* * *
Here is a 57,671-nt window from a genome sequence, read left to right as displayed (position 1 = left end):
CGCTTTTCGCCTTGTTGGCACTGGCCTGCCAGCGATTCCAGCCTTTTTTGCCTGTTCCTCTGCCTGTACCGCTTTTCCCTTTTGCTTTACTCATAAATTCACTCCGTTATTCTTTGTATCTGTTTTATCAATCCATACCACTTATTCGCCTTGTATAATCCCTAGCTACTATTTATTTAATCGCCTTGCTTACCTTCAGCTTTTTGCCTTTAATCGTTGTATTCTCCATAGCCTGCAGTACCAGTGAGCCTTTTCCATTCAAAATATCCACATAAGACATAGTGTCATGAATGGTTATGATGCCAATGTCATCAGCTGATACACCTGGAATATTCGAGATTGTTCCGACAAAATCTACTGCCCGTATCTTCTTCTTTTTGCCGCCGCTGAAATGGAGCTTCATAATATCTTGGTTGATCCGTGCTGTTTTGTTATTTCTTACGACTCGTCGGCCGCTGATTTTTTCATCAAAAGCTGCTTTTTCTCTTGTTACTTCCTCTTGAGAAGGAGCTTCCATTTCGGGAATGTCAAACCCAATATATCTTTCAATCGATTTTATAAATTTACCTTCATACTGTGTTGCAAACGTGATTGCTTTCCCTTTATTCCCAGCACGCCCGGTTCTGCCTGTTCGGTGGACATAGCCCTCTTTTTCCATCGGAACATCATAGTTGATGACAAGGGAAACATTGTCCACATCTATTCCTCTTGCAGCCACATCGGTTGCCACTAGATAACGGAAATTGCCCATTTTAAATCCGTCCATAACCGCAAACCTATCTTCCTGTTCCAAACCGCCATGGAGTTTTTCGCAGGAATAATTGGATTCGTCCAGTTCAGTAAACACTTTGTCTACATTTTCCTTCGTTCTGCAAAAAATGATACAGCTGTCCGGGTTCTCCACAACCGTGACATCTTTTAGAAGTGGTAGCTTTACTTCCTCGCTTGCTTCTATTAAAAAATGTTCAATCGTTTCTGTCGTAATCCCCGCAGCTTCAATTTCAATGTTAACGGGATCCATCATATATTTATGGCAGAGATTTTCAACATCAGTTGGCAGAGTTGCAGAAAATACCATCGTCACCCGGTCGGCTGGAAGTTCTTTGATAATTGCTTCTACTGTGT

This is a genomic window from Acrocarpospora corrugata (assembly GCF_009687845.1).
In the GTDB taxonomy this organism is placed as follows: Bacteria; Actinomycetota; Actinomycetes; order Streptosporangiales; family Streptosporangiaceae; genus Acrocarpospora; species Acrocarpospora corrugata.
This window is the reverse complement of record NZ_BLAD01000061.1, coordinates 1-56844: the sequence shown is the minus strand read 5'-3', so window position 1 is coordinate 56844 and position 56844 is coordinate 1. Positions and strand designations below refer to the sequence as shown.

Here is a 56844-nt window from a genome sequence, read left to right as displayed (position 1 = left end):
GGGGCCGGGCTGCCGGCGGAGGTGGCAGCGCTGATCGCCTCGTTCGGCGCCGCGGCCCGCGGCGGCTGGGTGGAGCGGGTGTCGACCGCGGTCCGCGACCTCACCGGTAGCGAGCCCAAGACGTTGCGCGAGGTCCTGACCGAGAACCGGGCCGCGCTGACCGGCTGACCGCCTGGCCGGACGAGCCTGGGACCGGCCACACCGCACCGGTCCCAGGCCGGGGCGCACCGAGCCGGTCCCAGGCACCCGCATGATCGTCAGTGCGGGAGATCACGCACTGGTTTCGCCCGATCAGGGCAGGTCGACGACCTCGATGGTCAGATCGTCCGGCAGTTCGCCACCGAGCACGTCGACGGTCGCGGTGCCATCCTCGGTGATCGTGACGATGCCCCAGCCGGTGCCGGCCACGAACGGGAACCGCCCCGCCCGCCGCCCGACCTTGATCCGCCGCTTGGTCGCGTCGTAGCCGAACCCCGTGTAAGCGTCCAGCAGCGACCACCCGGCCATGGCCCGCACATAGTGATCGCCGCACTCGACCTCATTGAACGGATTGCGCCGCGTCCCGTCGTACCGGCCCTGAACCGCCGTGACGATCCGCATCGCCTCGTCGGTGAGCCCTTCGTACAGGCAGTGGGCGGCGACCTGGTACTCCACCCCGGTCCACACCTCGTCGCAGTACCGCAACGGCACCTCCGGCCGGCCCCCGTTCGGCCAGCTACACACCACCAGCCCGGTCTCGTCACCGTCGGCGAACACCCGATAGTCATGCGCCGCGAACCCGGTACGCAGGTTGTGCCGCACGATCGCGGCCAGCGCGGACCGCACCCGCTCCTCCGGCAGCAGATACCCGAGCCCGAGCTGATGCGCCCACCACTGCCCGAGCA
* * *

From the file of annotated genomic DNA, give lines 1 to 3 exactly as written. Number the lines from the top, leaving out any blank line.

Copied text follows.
Here is a 57,671-nt window from a genome sequence, read left to right as displayed (position 1 = left end):
CGCTTTTCGCCTTGTTGGCACTGGCCTGCCAGCGATTCCAGCCTTTTTTGCCTGTTCCTCTGCCTGTACCGCTTTTCCCTTTTGCTTTACTCATAAATTCACTCCGTTATTCTTTGTATCTGTTTTATCAATCCATACCACTTATTCGCCTTGTATAATCCCTAGCTACTATTTATTTAATCGCCTTGCTTACCTTCAGCTTTTTGCCTTTAATCGTTGTATTCTCCATAGCCTGCAGTACCAGTGAGCCTTTTCCATTCAAAATATCCACATAAGACATAGTGTCATGAATGGTTATGATGCCAATGTCATCAGCTGATACACCTGGAATATTCGAGATTGTTCCGACAAAATCTACTGCCCGTATCTTCTTCTTTTTGCCGCCGCTGAAATGGAGCTTCATAATATCTTGGTTGATCCGTGCTGTTTTGTTATTTCTTACGACTCGTCGGCCGCTGATTTTTTCATCAAAAGCTGCTTTTTCTCTTGTTACTTCCTCTTGAGAAGGAGCTTCCATTTCGGGAATGTCAAACCCAATATATCTTTCAATCGATTTTATAAATTTACCTTCATACTGTGTTGCAAACGTGATTGCTTTCCCTTTATTCCCAGCACGCCCGGTTCTGCCTGTTCGGTGGACATAGCCCTCTTTTTCCATCGGAACATCATAGTTGATGACAAGGGAAACATTGTCCACATCTATTCCTCTTGCAGCCACATCGGTTGCCACTAGATAACGGAAATTGCCCATTTTAAATCCGTCCATAACCGCAAACCTATCTTCCTGTTCCAAACCGCCATGGAGTTTTTCGCAGGAATAATTGGATTCGTCCAGTTCAGTAAACACTTTGTCTACATTTTCCTTCGTTCTGCAAAAAATGATACAGCTGTCCGGGTTCTCCACAACCGTGACATCTTTTAGAAGTGGTAGCTTTACTTCCTCGCTTGCTTCTATTAAAAAATGTTCAATCGTTTCTGTCGTAATCCCCGCAGCTTCAATTTCAATGTTAACGGGATCCATCATATATTTATGGCAGAGATTTTCAACATCAGTTGGCAGAGTTGCAGAAAATACCATCGTCACCCGGTCGGCTGGAAGTTCTTTGATAATTGCTTCTACTGTGT

This is a genomic window from Acrocarpospora corrugata (assembly GCF_009687845.1).